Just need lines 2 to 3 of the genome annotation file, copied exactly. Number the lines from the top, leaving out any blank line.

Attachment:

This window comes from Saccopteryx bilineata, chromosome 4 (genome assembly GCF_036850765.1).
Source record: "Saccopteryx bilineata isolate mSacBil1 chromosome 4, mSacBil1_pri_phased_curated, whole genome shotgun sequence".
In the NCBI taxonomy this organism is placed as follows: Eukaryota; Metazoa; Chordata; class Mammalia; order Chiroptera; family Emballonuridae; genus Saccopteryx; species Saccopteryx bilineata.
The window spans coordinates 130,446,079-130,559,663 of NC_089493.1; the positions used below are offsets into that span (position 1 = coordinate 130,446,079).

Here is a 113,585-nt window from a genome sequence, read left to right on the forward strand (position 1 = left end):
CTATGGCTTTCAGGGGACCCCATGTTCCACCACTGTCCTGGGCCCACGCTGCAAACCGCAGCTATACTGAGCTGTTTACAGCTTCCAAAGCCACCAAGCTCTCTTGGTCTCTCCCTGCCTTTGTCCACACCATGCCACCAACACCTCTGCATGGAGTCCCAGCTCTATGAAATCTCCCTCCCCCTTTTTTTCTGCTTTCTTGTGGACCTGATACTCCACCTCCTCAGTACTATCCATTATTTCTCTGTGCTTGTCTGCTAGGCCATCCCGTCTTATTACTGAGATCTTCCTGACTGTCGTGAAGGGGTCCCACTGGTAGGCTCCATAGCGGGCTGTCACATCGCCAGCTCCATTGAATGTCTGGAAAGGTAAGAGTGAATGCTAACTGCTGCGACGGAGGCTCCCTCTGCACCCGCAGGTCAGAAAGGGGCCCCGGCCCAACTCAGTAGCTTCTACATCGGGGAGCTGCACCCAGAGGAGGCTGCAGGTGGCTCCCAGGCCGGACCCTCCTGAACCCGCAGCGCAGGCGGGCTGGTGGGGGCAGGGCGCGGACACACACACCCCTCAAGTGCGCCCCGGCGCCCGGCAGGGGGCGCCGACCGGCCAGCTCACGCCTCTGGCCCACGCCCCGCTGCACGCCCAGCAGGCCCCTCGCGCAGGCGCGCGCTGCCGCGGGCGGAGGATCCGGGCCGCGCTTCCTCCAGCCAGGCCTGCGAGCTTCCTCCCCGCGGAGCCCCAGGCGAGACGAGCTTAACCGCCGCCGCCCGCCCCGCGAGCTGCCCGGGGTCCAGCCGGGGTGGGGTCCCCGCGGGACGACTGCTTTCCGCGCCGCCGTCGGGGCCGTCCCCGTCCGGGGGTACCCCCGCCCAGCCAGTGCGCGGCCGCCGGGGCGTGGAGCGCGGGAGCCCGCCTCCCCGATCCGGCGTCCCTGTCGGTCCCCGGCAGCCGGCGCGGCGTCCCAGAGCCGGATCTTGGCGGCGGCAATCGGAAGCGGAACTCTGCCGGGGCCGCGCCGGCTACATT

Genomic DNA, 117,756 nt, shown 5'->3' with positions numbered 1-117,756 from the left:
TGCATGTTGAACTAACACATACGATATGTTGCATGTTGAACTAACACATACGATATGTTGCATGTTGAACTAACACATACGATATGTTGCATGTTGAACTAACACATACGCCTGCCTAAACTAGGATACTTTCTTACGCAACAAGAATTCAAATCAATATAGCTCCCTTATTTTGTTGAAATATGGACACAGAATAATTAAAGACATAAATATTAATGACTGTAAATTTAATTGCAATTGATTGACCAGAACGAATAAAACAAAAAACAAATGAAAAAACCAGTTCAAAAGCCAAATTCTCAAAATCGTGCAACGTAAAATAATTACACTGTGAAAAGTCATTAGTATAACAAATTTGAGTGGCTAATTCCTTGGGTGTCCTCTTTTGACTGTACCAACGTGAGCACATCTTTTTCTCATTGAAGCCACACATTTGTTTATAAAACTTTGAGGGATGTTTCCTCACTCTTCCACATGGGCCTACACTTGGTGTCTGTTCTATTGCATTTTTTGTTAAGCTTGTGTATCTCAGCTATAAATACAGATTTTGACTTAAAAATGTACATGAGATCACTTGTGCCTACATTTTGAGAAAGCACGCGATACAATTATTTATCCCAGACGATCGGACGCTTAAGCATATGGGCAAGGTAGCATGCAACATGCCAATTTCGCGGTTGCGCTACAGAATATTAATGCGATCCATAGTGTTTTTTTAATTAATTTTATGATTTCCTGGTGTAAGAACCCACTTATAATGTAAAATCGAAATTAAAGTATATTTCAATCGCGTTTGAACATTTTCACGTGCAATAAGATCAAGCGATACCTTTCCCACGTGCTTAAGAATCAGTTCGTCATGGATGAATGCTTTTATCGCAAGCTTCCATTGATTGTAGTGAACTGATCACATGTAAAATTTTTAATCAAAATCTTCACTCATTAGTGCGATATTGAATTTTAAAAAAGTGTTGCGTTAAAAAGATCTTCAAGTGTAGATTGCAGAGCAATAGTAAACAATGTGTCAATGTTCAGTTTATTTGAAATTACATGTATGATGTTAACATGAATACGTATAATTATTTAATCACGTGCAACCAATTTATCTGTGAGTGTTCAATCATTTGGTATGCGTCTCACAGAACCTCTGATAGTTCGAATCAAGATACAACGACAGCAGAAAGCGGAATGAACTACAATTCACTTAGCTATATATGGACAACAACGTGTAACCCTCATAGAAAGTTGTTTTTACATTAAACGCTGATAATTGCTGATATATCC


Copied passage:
Source record: "Saccopteryx bilineata isolate mSacBil1 chromosome 4, mSacBil1_pri_phased_curated, whole genome shotgun sequence".
In the NCBI taxonomy this organism is placed as follows: Eukaryota; Metazoa; Chordata; class Mammalia; order Chiroptera; family Emballonuridae; genus Saccopteryx; species Saccopteryx bilineata.